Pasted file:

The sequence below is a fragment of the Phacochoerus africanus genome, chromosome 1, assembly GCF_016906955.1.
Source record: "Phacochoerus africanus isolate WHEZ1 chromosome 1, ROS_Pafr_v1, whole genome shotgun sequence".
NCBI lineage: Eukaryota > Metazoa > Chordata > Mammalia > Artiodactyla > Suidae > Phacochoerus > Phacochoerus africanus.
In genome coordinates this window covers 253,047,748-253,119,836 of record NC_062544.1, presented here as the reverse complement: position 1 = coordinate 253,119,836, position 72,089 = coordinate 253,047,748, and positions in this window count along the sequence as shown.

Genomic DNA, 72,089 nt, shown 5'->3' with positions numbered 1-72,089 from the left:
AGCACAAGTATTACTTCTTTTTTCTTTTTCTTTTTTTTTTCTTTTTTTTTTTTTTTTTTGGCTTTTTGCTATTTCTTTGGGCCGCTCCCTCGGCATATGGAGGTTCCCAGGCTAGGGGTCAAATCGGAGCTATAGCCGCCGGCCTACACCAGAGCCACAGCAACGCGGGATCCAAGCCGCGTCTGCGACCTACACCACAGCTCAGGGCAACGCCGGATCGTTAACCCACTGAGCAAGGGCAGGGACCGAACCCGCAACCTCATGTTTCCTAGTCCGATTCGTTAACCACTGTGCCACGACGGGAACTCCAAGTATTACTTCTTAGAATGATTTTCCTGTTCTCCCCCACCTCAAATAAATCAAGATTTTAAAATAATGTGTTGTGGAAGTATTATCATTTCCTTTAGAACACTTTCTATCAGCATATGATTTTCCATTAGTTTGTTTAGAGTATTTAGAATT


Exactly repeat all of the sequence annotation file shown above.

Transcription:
The sequence below is a fragment of the Phacochoerus africanus genome, chromosome 1, assembly GCF_016906955.1.
Source record: "Phacochoerus africanus isolate WHEZ1 chromosome 1, ROS_Pafr_v1, whole genome shotgun sequence".
NCBI lineage: Eukaryota > Metazoa > Chordata > Mammalia > Artiodactyla > Suidae > Phacochoerus > Phacochoerus africanus.
In genome coordinates this window covers 253,047,748-253,119,836 of record NC_062544.1, presented here as the reverse complement: position 1 = coordinate 253,119,836, position 72,089 = coordinate 253,047,748, and positions in this window count along the sequence as shown.

Genomic DNA, 72,089 nt, shown 5'->3' with positions numbered 1-72,089 from the left:
AGCACAAGTATTACTTCTTTTTTCTTTTTCTTTTTTTTTTCTTTTTTTTTTTTTTTTTTGGCTTTTTGCTATTTCTTTGGGCCGCTCCCTCGGCATATGGAGGTTCCCAGGCTAGGGGTCAAATCGGAGCTATAGCCGCCGGCCTACACCAGAGCCACAGCAACGCGGGATCCAAGCCGCGTCTGCGACCTACACCACAGCTCAGGGCAACGCCGGATCGTTAACCCACTGAGCAAGGGCAGGGACCGAACCCGCAACCTCATGTTTCCTAGTCCGATTCGTTAACCACTGTGCCACGACGGGAACTCCAAGTATTACTTCTTAGAATGATTTTCCTGTTCTCCCCCACCTCAAATAAATCAAGATTTTAAAATAATGTGTTGTGGAAGTATTATCATTTCCTTTAGAACACTTTCTATCAGCATATGATTTTCCATTAGTTTGTTTAGAGTATTTAGAATT